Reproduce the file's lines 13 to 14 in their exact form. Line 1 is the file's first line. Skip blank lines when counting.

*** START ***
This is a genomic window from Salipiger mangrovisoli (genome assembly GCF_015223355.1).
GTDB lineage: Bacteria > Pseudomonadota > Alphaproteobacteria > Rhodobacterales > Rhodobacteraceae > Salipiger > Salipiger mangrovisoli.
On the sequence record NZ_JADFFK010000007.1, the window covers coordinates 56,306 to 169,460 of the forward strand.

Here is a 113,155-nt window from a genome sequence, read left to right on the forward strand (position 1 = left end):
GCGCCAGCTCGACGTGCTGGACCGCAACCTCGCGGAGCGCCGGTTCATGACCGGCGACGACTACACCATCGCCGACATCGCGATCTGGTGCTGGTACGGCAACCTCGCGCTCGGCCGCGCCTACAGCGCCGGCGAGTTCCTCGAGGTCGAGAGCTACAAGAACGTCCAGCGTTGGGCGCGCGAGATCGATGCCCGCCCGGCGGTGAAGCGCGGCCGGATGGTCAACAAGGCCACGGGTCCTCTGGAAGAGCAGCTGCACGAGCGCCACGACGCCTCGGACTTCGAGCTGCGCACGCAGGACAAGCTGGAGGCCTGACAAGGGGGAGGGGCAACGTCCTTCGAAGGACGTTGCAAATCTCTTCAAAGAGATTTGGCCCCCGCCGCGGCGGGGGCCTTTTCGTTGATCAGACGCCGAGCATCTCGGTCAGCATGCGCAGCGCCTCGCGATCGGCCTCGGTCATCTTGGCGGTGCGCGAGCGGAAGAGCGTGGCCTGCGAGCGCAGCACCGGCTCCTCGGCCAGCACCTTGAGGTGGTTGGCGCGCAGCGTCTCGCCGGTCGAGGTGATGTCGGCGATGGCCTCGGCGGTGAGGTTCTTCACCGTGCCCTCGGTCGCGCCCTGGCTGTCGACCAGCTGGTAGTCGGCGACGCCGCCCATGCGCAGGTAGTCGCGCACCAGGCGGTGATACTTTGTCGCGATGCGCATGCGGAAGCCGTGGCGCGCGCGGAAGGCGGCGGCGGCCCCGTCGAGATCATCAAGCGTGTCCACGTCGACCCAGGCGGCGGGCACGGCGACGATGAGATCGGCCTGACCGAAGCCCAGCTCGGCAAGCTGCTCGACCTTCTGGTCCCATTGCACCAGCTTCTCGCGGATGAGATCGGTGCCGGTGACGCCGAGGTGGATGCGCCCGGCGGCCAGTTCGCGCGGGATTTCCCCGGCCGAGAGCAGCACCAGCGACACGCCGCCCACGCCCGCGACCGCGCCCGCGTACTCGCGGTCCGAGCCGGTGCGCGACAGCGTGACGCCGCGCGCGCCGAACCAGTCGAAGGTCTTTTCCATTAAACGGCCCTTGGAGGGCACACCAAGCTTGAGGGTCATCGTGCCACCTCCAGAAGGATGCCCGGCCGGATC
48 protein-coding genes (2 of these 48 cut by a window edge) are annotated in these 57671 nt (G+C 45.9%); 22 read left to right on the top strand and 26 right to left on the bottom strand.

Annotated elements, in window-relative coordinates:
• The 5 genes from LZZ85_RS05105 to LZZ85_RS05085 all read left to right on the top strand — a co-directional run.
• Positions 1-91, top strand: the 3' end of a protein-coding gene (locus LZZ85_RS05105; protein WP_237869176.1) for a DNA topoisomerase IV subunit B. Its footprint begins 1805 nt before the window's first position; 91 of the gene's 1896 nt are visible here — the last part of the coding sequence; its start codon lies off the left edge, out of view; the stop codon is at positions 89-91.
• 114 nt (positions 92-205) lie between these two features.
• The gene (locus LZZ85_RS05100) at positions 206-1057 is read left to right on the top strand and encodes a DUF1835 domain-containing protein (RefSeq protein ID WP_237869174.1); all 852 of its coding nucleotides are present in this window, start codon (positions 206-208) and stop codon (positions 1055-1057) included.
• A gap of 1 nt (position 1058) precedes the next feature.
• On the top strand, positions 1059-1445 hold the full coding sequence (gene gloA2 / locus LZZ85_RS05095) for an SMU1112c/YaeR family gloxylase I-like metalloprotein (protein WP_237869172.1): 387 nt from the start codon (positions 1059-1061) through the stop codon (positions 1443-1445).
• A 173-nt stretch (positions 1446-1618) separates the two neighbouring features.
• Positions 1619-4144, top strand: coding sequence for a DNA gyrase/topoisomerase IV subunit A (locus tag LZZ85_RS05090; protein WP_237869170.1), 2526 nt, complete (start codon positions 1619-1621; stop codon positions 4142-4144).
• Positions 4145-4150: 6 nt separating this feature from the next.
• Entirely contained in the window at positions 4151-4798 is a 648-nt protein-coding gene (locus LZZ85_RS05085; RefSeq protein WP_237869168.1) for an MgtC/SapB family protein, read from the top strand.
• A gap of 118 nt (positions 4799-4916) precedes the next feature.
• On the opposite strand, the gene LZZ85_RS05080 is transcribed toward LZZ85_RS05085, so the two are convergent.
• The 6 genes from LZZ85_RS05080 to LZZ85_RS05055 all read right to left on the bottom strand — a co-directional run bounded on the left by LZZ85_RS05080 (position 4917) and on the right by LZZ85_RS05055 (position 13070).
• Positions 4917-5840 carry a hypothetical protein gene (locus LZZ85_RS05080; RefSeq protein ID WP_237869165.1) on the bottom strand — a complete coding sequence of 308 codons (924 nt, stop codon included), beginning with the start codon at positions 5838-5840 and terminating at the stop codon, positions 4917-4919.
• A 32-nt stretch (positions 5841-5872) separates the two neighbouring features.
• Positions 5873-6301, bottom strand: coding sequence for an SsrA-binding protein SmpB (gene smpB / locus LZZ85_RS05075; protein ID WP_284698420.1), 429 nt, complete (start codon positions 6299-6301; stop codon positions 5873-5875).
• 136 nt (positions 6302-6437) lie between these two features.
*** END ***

• On the top strand, positions 1059-1445 hold the full coding sequence (gene gloA2 / locus LZZ85_RS05095) for an SMU1112c/YaeR family gloxylase I-like metalloprotein (protein WP_237869172.1): 387 nt from the start codon (positions 1059-1061) through the stop codon (positions 1443-1445).
• A 173-nt stretch (positions 1446-1618) separates the two neighbouring features.